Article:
United States District Court, W.D. Virginia, Roanoke Division
HON. NORMAN K. MOON UNITED STATES DISTRICT JUDGE
Jervod Simmons, a Virginia inmate proceeding pro se, filed a complaint pursuant to 42 U.S.C. § 1983 alleging a violation of his Eighth Amendment rights. Dkt. No. 22. Simmons’ Amended Complaint named ten defendants, including Lieutenant David Greer (“Lt. Greer”). Id. Pursuant to a settlement agreement, Simmons and nine of the defendants filed a joint motion to dismiss. Dkt. No. 39. Lt. Greer, who is now retired, was not a party to either the settlement agreement or the joint motion to dismiss. The terms of the settlement were approved and the joint motion to dismiss was granted in an order dated March 13, 2015. Dkt. No. 46. Consequently, the only remaining defendant in this case is Lt. Greer, who has filed both a motion to dismiss and a motion for summary judgment. Dkt. Nos. 59, 60, 61. Having considered the pleadings and the applicable law in this case, I conclude that Lt. Greer’s motion for summary judgment should be granted. As Lt. Greer is the last remaining defendant, this award of summary judgment terminates the case, and it will be dismissed with prejudice and stricken from the active docket of this court.
I. FACTUAL BACKGROUND
Simmons’ complaint arises out of a confrontation he had with prison officials, first at his cell and then later on the way to the infirmary. In his complaint, Simmons alleges that on the morning of September 10, 2013, at Wallens Ridge State Prison, Correctional Officers Roberts and Nunley arrived at Simmons’ cell to transport him to his outdoor recreational time. Dkt. No. 22. Simmons claims that while at his cell, Nunley said, “hurry up boy, ” which offended Simmons. Id. Simmons told Nunley not to disrespect him, to which Nunley responded “this boy has a big mouth.” Id. Nunley then placed handcuffs and shackles on Simmons to prepare him for transport. Id. Nunley “forcefully jerked” Simmons to his feet and Simmons laughed at him. Id. Officers Roberts and Nunley transported Simmons a few steps outside his cell before determining that he was being too disruptive and returning him to his cell. Id. At this point an altercation occurred.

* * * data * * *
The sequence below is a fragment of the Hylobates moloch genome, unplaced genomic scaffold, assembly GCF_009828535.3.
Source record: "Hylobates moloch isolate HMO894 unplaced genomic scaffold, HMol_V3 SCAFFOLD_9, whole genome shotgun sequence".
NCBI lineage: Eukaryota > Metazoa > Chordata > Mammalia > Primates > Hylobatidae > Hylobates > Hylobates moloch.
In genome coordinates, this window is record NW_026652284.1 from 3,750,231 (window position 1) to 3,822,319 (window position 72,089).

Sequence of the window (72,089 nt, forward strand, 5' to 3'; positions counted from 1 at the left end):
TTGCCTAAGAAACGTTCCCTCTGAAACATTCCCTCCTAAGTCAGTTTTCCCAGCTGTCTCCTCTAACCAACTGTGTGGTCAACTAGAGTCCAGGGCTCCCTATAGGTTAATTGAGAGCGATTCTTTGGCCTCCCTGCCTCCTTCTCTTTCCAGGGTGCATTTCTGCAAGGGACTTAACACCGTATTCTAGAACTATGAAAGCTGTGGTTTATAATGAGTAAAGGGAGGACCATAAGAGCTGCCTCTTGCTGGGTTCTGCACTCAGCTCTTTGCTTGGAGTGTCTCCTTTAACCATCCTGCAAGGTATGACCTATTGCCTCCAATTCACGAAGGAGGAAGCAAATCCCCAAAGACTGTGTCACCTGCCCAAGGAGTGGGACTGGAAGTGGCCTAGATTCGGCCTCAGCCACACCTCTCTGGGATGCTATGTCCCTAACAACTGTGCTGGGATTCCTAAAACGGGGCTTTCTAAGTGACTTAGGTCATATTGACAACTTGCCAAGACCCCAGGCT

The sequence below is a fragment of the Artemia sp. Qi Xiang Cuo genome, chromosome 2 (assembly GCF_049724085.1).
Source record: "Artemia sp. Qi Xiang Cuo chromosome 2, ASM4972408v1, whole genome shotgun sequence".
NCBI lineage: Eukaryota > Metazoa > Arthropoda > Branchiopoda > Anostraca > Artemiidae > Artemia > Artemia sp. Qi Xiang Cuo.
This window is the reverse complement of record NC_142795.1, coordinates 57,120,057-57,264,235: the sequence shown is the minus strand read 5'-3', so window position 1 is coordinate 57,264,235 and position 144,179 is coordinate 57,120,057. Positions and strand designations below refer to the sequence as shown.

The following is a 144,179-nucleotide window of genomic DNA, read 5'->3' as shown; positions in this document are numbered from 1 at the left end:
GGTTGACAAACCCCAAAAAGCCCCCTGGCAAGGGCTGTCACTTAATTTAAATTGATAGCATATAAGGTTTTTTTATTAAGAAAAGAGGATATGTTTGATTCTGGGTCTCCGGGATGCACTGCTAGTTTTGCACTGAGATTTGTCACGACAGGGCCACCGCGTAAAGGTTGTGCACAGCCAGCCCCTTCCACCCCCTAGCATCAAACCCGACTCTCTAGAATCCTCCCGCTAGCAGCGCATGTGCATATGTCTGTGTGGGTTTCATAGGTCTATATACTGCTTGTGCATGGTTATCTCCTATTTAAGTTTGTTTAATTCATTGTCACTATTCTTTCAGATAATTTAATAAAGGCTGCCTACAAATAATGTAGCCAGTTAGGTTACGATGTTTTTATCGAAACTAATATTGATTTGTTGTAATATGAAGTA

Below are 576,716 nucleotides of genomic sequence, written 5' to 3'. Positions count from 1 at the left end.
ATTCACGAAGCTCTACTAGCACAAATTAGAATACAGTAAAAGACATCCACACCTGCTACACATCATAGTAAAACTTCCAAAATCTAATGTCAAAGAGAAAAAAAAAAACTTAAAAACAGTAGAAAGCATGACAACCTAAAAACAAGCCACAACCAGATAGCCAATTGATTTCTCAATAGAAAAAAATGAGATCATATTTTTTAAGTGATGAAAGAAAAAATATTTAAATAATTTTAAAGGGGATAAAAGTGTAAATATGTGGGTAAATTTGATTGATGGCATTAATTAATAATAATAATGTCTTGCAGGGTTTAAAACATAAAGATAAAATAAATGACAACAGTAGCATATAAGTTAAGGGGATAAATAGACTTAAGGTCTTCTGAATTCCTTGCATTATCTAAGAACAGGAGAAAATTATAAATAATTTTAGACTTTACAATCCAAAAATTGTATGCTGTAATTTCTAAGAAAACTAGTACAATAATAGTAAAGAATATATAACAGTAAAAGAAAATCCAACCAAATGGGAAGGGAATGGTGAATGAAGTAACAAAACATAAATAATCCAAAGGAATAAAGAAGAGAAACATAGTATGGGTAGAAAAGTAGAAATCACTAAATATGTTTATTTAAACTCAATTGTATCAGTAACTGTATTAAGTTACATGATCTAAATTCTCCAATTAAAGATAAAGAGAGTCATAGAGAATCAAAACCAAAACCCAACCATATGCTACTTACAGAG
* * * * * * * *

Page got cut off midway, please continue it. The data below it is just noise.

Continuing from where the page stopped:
Simmons alleges that Nunley pushed him into his cell and that Nunley and Roberts then “slammed” Simmons to the floor out of view of the pod camera. Id. Nunley then began punching Simmons with closed fists in the head and face. Id. At this time, Roberts stood in the cell door and called for back-up. Simmons alleges that “once the other defendants arrived they proceeded to hit and kick the plaintiff as well. The plaintiff was at no time physically resisting any defendant at anytime while in full restraints (handcuffs and shackles) while being held down by unknown defendants in the cell.” Id. Simmons claims that Nunley “busted both the plaintiffs [sic] lips, inside bottom lip, nose, placed a bruise under [his] left eye and a small cut on [his] right cheek.” Id.
During the altercation, Simmons states that Defendant Stanley “fondled [his] penis then started to knee [him] in [his] penis” and kick him. Id. Defendant Smith also yelled at Simmons and then kicked him repeatedly in the head. Defendant Cochrane stood at the cell door holding a video recorder. Once the altercation ended, Defendant Kinser entered the cell and instructed the other officers to clean up the blood on the floor and wall. Id. The defendants then transported Simmons to the infirmary. During this trip, Simmons complained about the tightness of his shackles and handcuffs.
At some point during the walk to the infirmary, the group encountered Lt. Greer, who “instructed the defendants holding [Simmons] to take [him] to the ground even though [he] never resisted.” Id. The medical staff then treated Simmons for his injuries and took photographs of his face. Simmons made no allegations as to the manner in which he supposedly was taken to the ground at Lt. Greer’s direction or whether he suffered any additional injury from this action.